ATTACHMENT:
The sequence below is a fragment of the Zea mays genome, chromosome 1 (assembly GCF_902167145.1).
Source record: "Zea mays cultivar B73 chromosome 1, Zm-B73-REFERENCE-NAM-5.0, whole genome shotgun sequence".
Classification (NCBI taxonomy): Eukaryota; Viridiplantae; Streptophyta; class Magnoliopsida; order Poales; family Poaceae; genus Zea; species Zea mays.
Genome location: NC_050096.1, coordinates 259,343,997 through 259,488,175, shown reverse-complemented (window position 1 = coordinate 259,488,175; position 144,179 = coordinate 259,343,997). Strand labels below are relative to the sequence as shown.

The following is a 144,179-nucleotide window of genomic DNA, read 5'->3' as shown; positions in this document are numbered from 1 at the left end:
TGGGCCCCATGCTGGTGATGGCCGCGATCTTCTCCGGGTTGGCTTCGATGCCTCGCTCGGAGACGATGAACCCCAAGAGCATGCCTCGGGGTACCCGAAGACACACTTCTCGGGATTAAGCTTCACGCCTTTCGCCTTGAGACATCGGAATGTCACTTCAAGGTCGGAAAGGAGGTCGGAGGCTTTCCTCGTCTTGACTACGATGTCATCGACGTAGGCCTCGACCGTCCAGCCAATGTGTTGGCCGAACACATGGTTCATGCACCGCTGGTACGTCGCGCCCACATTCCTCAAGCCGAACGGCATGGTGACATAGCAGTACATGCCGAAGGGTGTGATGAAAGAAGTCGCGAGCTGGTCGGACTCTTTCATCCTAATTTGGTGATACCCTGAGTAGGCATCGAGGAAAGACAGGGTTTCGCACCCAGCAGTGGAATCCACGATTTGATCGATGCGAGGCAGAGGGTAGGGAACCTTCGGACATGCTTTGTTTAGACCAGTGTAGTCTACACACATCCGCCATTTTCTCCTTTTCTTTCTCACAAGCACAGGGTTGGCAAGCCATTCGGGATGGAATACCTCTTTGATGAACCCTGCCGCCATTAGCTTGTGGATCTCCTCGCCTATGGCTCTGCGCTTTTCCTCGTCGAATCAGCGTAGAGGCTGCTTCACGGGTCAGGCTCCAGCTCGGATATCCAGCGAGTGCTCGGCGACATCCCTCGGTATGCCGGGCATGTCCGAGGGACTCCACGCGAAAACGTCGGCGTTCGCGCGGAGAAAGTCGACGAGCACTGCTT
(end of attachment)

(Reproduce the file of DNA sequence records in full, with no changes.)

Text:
The sequence below is a fragment of the Zea mays genome, chromosome 1 (assembly GCF_902167145.1).
Source record: "Zea mays cultivar B73 chromosome 1, Zm-B73-REFERENCE-NAM-5.0, whole genome shotgun sequence".
Classification (NCBI taxonomy): Eukaryota; Viridiplantae; Streptophyta; class Magnoliopsida; order Poales; family Poaceae; genus Zea; species Zea mays.
Genome location: NC_050096.1, coordinates 259,343,997 through 259,488,175, shown reverse-complemented (window position 1 = coordinate 259,488,175; position 144,179 = coordinate 259,343,997). Strand labels below are relative to the sequence as shown.

The following is a 144,179-nucleotide window of genomic DNA, read 5'->3' as shown; positions in this document are numbered from 1 at the left end:
TGGGCCCCATGCTGGTGATGGCCGCGATCTTCTCCGGGTTGGCTTCGATGCCTCGCTCGGAGACGATGAACCCCAAGAGCATGCCTCGGGGTACCCGAAGACACACTTCTCGGGATTAAGCTTCACGCCTTTCGCCTTGAGACATCGGAATGTCACTTCAAGGTCGGAAAGGAGGTCGGAGGCTTTCCTCGTCTTGACTACGATGTCATCGACGTAGGCCTCGACCGTCCAGCCAATGTGTTGGCCGAACACATGGTTCATGCACCGCTGGTACGTCGCGCCCACATTCCTCAAGCCGAACGGCATGGTGACATAGCAGTACATGCCGAAGGGTGTGATGAAAGAAGTCGCGAGCTGGTCGGACTCTTTCATCCTAATTTGGTGATACCCTGAGTAGGCATCGAGGAAAGACAGGGTTTCGCACCCAGCAGTGGAATCCACGATTTGATCGATGCGAGGCAGAGGGTAGGGAACCTTCGGACATGCTTTGTTTAGACCAGTGTAGTCTACACACATCCGCCATTTTCTCCTTTTCTTTCTCACAAGCACAGGGTTGGCAAGCCATTCGGGATGGAATACCTCTTTGATGAACCCTGCCGCCATTAGCTTGTGGATCTCCTCGCCTATGGCTCTGCGCTTTTCCTCGTCGAATCAGCGTAGAGGCTGCTTCACGGGTCAGGCTCCAGCTCGGATATCCAGCGAGTGCTCGGCGACATCCCTCGGTATGCCGGGCATGTCCGAGGGACTCCACGCGAAAACGTCGGCGTTCGCGCGGAGAAAGTCGACGAGCACTGCTT